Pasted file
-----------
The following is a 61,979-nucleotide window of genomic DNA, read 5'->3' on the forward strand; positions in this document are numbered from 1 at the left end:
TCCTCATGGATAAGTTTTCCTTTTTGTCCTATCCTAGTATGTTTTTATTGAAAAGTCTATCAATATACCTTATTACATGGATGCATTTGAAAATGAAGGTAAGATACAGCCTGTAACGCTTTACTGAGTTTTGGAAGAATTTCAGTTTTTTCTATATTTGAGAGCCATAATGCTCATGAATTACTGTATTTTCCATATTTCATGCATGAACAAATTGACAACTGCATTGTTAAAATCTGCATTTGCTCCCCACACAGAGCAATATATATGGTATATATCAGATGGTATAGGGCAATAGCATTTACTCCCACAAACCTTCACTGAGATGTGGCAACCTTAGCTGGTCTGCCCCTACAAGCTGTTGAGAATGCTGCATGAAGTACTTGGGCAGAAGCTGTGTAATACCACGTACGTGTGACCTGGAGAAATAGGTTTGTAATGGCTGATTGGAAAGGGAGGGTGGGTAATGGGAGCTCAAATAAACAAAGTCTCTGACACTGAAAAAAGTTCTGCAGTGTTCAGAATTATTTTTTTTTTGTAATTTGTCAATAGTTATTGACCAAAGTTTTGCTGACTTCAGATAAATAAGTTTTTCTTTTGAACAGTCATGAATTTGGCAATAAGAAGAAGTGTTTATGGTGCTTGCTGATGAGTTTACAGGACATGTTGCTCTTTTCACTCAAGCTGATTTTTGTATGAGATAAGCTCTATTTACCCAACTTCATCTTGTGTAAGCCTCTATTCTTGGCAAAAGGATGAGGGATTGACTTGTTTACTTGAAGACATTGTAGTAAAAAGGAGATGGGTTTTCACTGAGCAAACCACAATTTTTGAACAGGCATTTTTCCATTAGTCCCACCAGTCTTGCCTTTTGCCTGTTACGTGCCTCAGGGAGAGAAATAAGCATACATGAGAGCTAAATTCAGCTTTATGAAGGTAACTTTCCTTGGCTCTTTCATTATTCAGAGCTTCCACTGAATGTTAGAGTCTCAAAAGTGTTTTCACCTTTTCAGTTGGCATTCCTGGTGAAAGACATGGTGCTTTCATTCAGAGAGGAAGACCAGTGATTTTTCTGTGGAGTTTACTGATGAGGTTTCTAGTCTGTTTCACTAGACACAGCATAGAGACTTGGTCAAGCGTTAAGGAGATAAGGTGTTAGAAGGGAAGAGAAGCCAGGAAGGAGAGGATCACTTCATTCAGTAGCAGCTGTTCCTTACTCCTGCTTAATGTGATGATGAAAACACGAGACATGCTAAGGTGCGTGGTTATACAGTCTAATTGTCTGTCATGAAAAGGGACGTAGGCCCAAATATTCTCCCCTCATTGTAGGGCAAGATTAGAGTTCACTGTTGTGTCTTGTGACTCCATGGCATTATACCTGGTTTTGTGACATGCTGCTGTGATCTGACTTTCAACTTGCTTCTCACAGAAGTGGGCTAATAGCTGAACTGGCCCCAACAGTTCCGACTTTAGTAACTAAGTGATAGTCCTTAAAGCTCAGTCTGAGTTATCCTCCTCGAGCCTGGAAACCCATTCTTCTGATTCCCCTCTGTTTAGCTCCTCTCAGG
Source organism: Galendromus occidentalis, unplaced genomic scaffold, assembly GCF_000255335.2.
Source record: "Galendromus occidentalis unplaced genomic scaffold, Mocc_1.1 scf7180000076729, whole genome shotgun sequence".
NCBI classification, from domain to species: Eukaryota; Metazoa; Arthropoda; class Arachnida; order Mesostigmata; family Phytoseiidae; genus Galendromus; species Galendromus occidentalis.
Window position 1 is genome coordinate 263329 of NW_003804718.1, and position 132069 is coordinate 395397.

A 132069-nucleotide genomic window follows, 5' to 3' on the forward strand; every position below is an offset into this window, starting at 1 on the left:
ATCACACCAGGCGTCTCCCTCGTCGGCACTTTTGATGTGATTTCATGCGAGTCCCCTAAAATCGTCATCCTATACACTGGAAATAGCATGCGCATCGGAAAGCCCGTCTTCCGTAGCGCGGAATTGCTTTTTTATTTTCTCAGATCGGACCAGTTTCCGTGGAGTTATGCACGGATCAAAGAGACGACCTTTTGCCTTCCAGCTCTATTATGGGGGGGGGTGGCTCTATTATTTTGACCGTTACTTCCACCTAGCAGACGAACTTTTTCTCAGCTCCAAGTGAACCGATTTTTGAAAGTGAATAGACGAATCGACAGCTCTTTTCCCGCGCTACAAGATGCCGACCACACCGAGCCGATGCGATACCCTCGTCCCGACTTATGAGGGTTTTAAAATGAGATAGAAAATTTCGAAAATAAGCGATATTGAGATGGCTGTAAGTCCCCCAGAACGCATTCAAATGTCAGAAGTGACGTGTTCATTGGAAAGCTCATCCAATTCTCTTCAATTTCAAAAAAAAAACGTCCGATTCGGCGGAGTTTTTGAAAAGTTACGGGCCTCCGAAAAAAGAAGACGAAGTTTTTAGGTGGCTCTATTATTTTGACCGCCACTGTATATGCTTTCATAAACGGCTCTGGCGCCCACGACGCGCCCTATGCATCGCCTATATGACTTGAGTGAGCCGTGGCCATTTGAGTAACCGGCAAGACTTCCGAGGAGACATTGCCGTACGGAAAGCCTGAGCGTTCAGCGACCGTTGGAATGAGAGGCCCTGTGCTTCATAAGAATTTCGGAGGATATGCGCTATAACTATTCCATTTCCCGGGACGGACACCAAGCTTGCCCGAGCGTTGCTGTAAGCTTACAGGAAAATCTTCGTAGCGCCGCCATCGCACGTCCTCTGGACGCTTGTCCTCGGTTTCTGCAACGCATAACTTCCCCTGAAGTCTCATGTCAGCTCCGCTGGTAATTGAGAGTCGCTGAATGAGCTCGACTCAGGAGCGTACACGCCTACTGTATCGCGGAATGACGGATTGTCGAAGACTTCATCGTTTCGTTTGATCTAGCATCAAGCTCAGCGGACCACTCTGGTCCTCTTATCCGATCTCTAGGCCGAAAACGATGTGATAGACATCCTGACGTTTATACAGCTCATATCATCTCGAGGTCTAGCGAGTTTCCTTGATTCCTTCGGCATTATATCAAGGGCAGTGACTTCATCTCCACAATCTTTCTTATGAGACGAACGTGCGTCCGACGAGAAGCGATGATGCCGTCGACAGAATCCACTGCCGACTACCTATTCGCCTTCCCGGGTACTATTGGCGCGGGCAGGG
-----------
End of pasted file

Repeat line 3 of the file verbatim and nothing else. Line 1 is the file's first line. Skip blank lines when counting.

Source organism: Galendromus occidentalis, unplaced genomic scaffold, assembly GCF_000255335.2.